SEISAN has two options for making spectrograms. The first is the built in SEISAN routines in MULPLT and the second is an ObsPy script. The first can make a spectrogram of all the traces seen in the multi trace window, while the second make of one trace with a fixed time window. A spectrogram makes a plot of the frequency content of a signal trace as a function of time and is useful to distinguish different kinds of seismic signals. It is often used to identify explosions, see examples below.
The built in program
In multi trace window, press 's' and a spectrogram appears for each trace. The signal is by default filtered before the spectrogram is made using the predefined filter in MULPLT.DEF given by parameter SPECTROGRAM FILTER. To disable the filter, put in 0.0 in the SEISAN.DEF. In spectrogram mode, the usual commands for picking phases, zoom and selecting other traces etc. is working. To return to normal plot, use replot. In order to do spectrograms with other filters, select filter (e.g. variable filter with '.') and press 's'. It is also possible to make spectrograms of instrument corrected signals. To e.g. make a spectrogram of acceleration, choose 'g' for ground motion, 's' for spectrogram and 'a' for acceleration. This can be done whether the current plot is a spectrogram or a trace plot. When a replot of the spectrogram is done, the default filter is removed like for a replot in traceplot mode.
Figure 8.12 shows an example of a a multi trace spectrogram. Note how clear the P and S-arrivals are seen on the plot. However, since the spectrograms are made doing spectral analysis in fixed time windows, the arrival times will not fit the spectrogram exactly. It would have been possible to smoothe the spectrograms (or make it contoured), see the ObsPy example. However without smoothing, we see the data as it is.
NOTE: The possible output file mulplt.eps does not contain the spectrogram. To get a plot file, use the ObsPy option.
The ObsPy SPECTROGRAM program in SEISAN is based on Python routines from ObsPy (docs.obspy.org) so both Python and ObsPy must be installed, see installation section. In MULPLT, the spectrogram is made in multitrace mode: Put the curser on the trace you want to analyse at a position where the time series for the spectrogram should start. Press E (shift e) and the spectrogram will be plotted in a separate window (close the trace window if opened first). To continue with MULPLT, close the spectrogram window. The window length is by default 80 sec and a default high pass filter (2 Hz) with 2 poles is used before calculating the spectrogram. The reason for the filter is that most spectrograms are only interesting at the higher frequencies, particularly for explosion discrimination. Optionally a window with the filtered signal can also be plotted before the spectrogram comes up, see example below. The options are set up in MULPLT.DEF and the parameters used are:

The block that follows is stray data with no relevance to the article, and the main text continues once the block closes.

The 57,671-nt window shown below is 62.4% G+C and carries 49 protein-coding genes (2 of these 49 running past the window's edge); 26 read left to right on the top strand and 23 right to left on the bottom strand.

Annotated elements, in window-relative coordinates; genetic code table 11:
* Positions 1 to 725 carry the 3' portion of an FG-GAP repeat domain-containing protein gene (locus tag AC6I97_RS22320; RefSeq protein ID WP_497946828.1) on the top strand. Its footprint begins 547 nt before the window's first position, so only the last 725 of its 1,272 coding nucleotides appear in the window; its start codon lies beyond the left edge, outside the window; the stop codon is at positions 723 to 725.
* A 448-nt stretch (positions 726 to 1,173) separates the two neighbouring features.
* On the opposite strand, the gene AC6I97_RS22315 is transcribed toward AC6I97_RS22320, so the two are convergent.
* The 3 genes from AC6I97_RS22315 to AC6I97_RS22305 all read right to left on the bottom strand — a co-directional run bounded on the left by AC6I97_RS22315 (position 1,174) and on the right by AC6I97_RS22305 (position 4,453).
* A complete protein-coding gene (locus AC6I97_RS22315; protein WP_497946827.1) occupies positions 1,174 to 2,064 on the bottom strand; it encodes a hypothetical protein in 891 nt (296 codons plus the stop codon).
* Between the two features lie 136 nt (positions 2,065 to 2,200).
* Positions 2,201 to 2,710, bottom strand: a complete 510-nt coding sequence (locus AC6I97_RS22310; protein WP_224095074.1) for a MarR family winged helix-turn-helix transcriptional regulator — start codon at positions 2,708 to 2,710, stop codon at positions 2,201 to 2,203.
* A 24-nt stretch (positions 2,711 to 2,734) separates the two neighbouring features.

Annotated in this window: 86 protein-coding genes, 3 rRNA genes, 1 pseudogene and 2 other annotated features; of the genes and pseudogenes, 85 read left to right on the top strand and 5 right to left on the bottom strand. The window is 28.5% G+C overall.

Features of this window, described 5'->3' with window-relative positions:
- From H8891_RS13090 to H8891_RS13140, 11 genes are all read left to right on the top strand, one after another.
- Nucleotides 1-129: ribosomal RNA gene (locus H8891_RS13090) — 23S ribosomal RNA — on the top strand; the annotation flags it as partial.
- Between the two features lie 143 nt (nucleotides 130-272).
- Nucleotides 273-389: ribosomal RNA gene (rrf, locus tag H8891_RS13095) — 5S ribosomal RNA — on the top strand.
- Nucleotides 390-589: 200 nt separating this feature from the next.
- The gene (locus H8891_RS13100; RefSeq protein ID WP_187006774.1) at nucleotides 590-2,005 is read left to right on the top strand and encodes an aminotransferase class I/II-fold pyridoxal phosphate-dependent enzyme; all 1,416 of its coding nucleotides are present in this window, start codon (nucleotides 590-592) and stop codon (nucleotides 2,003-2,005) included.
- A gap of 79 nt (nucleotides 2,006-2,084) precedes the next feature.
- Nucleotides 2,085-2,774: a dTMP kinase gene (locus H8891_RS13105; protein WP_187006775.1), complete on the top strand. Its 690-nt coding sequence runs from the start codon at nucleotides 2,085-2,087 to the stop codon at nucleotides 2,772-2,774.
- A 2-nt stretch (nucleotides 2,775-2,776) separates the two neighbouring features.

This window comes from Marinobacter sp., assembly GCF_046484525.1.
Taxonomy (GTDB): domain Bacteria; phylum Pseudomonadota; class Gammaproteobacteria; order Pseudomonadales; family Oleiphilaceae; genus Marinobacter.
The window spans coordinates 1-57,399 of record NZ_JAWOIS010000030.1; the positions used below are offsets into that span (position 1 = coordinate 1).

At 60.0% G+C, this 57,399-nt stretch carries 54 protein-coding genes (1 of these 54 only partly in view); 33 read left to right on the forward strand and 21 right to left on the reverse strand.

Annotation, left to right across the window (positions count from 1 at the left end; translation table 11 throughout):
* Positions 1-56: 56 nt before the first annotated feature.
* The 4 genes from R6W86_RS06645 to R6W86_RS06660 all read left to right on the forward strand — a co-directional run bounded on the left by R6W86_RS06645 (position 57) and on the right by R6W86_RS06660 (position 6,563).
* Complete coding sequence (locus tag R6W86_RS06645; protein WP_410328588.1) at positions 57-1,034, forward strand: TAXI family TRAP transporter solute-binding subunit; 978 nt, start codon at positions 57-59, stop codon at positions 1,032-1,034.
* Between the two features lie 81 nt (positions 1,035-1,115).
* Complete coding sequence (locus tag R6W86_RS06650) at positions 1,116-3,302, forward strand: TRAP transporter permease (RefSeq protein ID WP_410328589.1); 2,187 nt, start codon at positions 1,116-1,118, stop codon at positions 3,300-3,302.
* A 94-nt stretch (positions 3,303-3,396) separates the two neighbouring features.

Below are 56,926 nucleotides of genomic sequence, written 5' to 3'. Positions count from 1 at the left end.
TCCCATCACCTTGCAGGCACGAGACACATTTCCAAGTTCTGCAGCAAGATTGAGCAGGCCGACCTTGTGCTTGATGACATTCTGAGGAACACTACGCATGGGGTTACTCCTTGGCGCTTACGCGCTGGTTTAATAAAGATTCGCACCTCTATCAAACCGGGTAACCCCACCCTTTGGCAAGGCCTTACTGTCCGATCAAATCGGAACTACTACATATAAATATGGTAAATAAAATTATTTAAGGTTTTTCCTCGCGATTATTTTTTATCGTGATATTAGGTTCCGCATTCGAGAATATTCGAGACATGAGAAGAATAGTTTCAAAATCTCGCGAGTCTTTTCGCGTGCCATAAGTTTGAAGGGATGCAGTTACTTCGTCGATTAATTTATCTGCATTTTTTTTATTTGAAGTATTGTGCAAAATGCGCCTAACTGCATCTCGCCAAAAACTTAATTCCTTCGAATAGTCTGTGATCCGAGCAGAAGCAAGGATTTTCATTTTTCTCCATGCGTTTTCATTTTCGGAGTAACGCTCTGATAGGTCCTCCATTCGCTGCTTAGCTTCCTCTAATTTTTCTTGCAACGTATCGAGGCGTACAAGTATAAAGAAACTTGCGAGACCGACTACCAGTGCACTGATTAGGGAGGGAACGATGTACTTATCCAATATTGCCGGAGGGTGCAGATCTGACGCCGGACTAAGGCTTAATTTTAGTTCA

SPECTROGRAM WINDOW 60.0 SPECTROGRAM FILTER 2.0 SPECTROGRAM PLOT TRACE 0.0
The window can have any value up to 300 sec (hardwired value in MULPLT). The filter is always high pass and 2 poles. If no filter is to be used, set it to 0.0. If the trace is to be plotted, the parameter must be set to 1.0.
The spectrogram program can also be operated as a free standing program. An example is:
spectrogram waveform.out 80 3 1
where the first argument is the file name, second is window length, third is filter and last is trace plotting options. All arguments must be there. In principle most waveform formats can be used (as implemented by ObsPy) but some versions of SEISAN waveform format might not work. The safest is to use MininSeed. If the waveform file contains several channels, the first one is used. Using the program independently from MULPLT, there is not the 300 s limitation.
If several tests are to be made with different window lengths and filters, the simplest way is to first make the output file waveform.out with MULPLT spectrogram option and then do the tests from the command line as the shown with the example above.
Figure 8.13 shows an example of an explosion and an earthquake at about the same location recorded at the same station . Figure 8.14 shows the corresponding spectrograms. It is clear from the seismogram which is the explosion due to the monochromatic waves (probably Rg) and the spectrograms also show more monochromatic content for the explosion than for the earthquake. Station OSL is close to the event and the explosion (epicentral distances 10-20 km). However, the same is seen for station SKAR 157-159 km away (Figure 8.15). This is a textbook example and not all explosions and earthquakes are so easily distinguished.